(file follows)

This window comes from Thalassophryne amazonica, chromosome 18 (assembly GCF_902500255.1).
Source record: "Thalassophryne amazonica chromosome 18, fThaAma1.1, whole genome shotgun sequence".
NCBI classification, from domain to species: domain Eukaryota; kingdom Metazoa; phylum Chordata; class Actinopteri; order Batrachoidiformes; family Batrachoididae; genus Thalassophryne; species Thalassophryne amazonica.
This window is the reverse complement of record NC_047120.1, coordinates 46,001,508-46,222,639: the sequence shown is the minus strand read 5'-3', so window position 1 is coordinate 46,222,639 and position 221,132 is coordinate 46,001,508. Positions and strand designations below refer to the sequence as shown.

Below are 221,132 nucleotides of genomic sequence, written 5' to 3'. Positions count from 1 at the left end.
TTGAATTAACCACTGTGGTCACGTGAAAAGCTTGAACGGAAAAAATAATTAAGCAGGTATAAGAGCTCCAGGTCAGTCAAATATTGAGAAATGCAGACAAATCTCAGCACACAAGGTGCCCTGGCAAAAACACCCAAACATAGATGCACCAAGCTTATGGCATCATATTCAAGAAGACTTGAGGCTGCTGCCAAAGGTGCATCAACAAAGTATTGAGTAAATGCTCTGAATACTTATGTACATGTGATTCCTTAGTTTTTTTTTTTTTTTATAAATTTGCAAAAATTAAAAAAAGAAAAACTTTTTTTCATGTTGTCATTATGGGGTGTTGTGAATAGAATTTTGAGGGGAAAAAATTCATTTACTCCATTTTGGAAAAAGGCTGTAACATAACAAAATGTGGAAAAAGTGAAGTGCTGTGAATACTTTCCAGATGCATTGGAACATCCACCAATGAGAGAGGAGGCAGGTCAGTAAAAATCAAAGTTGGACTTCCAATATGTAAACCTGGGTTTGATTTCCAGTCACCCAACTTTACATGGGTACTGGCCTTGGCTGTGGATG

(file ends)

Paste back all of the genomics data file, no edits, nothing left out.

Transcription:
This window comes from Thalassophryne amazonica, chromosome 18 (assembly GCF_902500255.1).
Source record: "Thalassophryne amazonica chromosome 18, fThaAma1.1, whole genome shotgun sequence".
NCBI classification, from domain to species: domain Eukaryota; kingdom Metazoa; phylum Chordata; class Actinopteri; order Batrachoidiformes; family Batrachoididae; genus Thalassophryne; species Thalassophryne amazonica.
This window is the reverse complement of record NC_047120.1, coordinates 46,001,508-46,222,639: the sequence shown is the minus strand read 5'-3', so window position 1 is coordinate 46,222,639 and position 221,132 is coordinate 46,001,508. Positions and strand designations below refer to the sequence as shown.

Below are 221,132 nucleotides of genomic sequence, written 5' to 3'. Positions count from 1 at the left end.
TTGAATTAACCACTGTGGTCACGTGAAAAGCTTGAACGGAAAAAATAATTAAGCAGGTATAAGAGCTCCAGGTCAGTCAAATATTGAGAAATGCAGACAAATCTCAGCACACAAGGTGCCCTGGCAAAAACACCCAAACATAGATGCACCAAGCTTATGGCATCATATTCAAGAAGACTTGAGGCTGCTGCCAAAGGTGCATCAACAAAGTATTGAGTAAATGCTCTGAATACTTATGTACATGTGATTCCTTAGTTTTTTTTTTTTTTTATAAATTTGCAAAAATTAAAAAAAGAAAAACTTTTTTTCATGTTGTCATTATGGGGTGTTGTGAATAGAATTTTGAGGGGAAAAAATTCATTTACTCCATTTTGGAAAAAGGCTGTAACATAACAAAATGTGGAAAAAGTGAAGTGCTGTGAATACTTTCCAGATGCATTGGAACATCCACCAATGAGAGAGGAGGCAGGTCAGTAAAAATCAAAGTTGGACTTCCAATATGTAAACCTGGGTTTGATTTCCAGTCACCCAACTTTACATGGGTACTGGCCTTGGCTGTGGATG